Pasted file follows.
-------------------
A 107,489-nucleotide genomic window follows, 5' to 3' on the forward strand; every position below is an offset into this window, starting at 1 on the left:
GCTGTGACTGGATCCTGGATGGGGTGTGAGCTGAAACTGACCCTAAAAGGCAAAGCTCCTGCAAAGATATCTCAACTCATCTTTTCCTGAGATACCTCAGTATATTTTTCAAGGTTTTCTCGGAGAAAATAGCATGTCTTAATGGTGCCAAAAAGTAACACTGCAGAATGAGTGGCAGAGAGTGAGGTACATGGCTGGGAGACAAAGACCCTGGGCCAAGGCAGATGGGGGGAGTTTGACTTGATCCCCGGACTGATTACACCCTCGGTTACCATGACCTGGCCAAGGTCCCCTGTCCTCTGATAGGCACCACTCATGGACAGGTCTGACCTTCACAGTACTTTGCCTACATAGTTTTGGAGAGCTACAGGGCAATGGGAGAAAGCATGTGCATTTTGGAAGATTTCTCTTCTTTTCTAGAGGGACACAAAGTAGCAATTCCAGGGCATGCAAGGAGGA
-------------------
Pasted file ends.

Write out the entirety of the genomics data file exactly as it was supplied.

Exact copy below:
A 107,489-nucleotide genomic window follows, 5' to 3' on the forward strand; every position below is an offset into this window, starting at 1 on the left:
GCTGTGACTGGATCCTGGATGGGGTGTGAGCTGAAACTGACCCTAAAAGGCAAAGCTCCTGCAAAGATATCTCAACTCATCTTTTCCTGAGATACCTCAGTATATTTTTCAAGGTTTTCTCGGAGAAAATAGCATGTCTTAATGGTGCCAAAAAGTAACACTGCAGAATGAGTGGCAGAGAGTGAGGTACATGGCTGGGAGACAAAGACCCTGGGCCAAGGCAGATGGGGGGAGTTTGACTTGATCCCCGGACTGATTACACCCTCGGTTACCATGACCTGGCCAAGGTCCCCTGTCCTCTGATAGGCACCACTCATGGACAGGTCTGACCTTCACAGTACTTTGCCTACATAGTTTTGGAGAGCTACAGGGCAATGGGAGAAAGCATGTGCATTTTGGAAGATTTCTCTTCTTTTCTAGAGGGACACAAAGTAGCAATTCCAGGGCATGCAAGGAGGA